As a result of this, the wikipedia server will respond back with the HTML content of this web page. It is this content that is stored in the Python program’s “content” variable.

The content variable will hold all the HTML content sent back by the Wikipedia server. This also includes certain HTML meta tags that are used as directives to web browser such as <meta> tags. However, as a web scraper we are mostly interested only in human readable content and not so much on meta content. Hence, we need extract only non meta HTML content from the “content” variable. We achieve this in the next line of the program by calling the read() function of urllib package.

read_content = content.read()

The above line of Python code will give us only those HTML elements which contain human readable contents.

At this point in our program we have extracted all the relevant HTML elements that we would be interested in. It is now time to extract individual data elements of the web page.

How To Extract Data From Individual HTML Elements Of The Web Page

In order to extract individual HTML elements from our read_content variable, we need to make use of another Python library called Beautifulsoup. Beautifulsoup is a Python package that can understand HTML syntax and elements. Using this library, we will be able to extract out the exact HTML element we are interested in.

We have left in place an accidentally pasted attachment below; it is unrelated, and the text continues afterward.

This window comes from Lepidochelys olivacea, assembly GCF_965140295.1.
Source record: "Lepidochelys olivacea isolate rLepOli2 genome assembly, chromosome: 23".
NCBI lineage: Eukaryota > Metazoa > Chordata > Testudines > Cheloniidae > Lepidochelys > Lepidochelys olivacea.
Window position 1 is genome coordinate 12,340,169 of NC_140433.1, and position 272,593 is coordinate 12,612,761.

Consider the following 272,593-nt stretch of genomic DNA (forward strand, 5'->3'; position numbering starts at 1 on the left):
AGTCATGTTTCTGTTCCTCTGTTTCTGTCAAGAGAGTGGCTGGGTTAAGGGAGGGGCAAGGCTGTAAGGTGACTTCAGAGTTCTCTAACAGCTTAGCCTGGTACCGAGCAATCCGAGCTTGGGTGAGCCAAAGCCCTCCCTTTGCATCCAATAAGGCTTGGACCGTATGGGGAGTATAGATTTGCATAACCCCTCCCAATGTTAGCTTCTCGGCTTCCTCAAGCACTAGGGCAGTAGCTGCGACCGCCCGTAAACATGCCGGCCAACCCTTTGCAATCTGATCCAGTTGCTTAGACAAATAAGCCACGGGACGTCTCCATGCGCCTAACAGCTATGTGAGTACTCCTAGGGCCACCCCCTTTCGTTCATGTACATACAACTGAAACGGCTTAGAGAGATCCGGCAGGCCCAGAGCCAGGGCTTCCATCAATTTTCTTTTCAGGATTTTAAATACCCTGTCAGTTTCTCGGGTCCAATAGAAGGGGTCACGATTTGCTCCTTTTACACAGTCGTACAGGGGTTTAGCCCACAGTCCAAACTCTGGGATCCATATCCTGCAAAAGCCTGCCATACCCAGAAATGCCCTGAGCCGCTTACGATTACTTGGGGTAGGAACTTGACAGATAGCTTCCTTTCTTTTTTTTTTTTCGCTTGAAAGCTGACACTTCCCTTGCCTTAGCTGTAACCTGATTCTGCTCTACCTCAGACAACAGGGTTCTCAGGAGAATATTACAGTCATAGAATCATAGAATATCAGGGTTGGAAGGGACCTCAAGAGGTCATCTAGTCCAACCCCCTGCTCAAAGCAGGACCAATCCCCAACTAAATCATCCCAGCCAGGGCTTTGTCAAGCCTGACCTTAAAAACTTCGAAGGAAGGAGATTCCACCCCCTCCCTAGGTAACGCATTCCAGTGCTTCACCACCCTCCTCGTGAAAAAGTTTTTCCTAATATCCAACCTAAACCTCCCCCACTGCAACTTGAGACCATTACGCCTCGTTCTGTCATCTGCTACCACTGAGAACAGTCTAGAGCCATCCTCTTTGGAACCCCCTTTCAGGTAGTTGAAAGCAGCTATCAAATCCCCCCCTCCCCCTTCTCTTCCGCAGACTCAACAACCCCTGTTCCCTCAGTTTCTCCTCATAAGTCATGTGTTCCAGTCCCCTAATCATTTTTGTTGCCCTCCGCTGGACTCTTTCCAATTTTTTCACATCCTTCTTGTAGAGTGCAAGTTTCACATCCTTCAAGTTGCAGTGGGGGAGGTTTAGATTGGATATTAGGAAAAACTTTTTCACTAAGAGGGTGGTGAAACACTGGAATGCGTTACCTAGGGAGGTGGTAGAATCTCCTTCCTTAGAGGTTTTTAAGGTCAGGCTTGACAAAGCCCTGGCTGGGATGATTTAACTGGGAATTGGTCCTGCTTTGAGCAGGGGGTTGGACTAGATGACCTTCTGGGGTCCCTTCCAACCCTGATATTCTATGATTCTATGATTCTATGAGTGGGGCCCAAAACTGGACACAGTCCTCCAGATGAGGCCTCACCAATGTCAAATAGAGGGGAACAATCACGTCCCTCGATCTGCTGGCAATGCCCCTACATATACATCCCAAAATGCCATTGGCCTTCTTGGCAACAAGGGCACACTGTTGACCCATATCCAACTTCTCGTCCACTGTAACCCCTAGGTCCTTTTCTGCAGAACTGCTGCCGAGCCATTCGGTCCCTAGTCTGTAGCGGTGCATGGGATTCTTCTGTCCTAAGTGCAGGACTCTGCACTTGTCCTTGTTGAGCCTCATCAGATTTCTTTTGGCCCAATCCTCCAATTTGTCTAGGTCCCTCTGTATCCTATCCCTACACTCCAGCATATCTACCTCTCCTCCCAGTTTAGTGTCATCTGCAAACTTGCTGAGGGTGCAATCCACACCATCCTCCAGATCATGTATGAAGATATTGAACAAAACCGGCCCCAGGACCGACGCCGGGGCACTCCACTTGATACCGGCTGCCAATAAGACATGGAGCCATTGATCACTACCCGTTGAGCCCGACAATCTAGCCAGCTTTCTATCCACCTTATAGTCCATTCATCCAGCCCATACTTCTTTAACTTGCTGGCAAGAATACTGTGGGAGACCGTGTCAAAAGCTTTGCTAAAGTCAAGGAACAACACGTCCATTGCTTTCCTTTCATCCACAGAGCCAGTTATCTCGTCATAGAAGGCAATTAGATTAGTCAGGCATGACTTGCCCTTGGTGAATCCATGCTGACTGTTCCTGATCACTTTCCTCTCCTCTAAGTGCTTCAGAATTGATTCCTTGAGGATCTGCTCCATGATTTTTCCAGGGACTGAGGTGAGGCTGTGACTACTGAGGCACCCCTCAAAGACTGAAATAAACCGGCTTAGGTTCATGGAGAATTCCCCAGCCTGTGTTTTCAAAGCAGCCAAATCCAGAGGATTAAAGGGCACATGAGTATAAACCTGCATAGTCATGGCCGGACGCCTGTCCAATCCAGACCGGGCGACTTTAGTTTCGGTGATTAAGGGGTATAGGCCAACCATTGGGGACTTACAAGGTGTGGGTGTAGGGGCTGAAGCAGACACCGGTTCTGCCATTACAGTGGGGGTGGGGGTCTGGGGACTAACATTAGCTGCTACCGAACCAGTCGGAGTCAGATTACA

We can install Python Beautifulsoup package into our local development system by issuing the command:

pip install bs4

Once Beautifulsoup Python package is installed, we can start using it to extract HTML elements from our web content. Hope you remember that we had earlier stored our web content in the Python variable “read_content“. We are now going to pass this variable along with the flag ‘html.parser’ to Beautifulsoup to extract html elements as shown below:

from bs4 import BeautifulSoup
soup = BeautifulSoup(read_content,'html.parser')

From this point on wards, our “soup” Python variable holds all the HTML elements of the webpage. So we can start accessing each of these HTML elements by using the find and find_all built-in functions.

How To Extract All The Paragraphs Of A Web Page

For example, if we want to extract the first paragraph of the wikipedia comet article, we can do so using the code:

pAll = soup.find_all('p')

Above code will extract all the paragraphs present in the article and assign it to the variable pAll. Now pAll contains a list of all paragraphs, so each individual paragraphs can be accessed through indexing. So in order to access the first paragraph, we issue the command:

pAll[0].text

The output we obtain is:

\n